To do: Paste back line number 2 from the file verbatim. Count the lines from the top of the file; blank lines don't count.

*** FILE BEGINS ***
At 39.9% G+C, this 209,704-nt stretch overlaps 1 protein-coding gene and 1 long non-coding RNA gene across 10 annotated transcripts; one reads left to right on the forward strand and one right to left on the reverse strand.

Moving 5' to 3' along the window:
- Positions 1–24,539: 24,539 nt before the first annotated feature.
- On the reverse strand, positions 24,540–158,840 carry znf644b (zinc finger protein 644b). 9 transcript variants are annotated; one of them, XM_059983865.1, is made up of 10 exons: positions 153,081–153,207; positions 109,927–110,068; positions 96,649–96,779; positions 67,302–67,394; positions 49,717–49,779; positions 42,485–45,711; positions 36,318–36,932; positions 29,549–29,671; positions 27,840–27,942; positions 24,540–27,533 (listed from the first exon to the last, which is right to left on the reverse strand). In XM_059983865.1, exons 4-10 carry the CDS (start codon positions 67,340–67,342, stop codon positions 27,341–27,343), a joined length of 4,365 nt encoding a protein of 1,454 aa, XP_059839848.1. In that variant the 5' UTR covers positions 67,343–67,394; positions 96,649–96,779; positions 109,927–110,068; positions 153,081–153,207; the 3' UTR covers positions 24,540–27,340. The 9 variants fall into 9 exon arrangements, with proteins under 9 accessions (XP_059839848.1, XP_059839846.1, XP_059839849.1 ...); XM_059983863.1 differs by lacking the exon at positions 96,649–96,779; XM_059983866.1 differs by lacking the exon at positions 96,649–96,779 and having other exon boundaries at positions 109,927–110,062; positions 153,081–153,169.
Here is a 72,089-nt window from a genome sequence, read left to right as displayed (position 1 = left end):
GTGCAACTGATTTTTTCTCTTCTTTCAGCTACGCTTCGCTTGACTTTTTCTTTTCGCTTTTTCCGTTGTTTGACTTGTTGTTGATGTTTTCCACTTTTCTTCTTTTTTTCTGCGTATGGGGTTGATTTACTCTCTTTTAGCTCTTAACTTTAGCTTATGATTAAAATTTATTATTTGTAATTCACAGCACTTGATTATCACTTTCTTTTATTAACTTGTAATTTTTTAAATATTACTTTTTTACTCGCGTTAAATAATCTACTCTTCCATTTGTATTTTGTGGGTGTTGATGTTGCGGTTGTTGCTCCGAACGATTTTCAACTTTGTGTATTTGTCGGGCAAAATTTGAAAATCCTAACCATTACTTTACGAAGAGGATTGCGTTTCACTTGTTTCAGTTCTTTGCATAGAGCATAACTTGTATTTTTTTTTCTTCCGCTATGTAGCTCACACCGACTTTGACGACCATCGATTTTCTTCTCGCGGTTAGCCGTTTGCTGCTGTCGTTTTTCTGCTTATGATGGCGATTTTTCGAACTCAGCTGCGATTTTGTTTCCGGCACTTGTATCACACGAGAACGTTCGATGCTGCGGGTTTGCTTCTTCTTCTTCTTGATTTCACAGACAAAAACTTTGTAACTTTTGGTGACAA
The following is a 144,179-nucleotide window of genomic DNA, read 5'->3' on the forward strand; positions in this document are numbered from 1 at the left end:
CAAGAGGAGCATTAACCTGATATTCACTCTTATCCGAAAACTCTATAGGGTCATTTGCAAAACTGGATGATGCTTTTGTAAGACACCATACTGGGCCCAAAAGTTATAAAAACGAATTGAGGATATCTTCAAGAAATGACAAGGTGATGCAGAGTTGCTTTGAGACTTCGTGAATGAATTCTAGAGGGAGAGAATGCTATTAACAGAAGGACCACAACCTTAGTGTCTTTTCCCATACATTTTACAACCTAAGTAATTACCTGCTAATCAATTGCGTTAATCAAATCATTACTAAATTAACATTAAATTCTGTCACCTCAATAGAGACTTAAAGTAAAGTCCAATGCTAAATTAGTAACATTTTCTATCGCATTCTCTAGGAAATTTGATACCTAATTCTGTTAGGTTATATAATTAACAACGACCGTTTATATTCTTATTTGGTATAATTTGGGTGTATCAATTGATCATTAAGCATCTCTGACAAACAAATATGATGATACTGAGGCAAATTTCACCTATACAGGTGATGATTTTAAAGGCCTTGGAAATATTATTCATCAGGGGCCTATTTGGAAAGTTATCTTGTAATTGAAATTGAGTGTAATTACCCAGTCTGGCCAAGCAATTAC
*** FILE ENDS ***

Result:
Moving 5' to 3' along the window: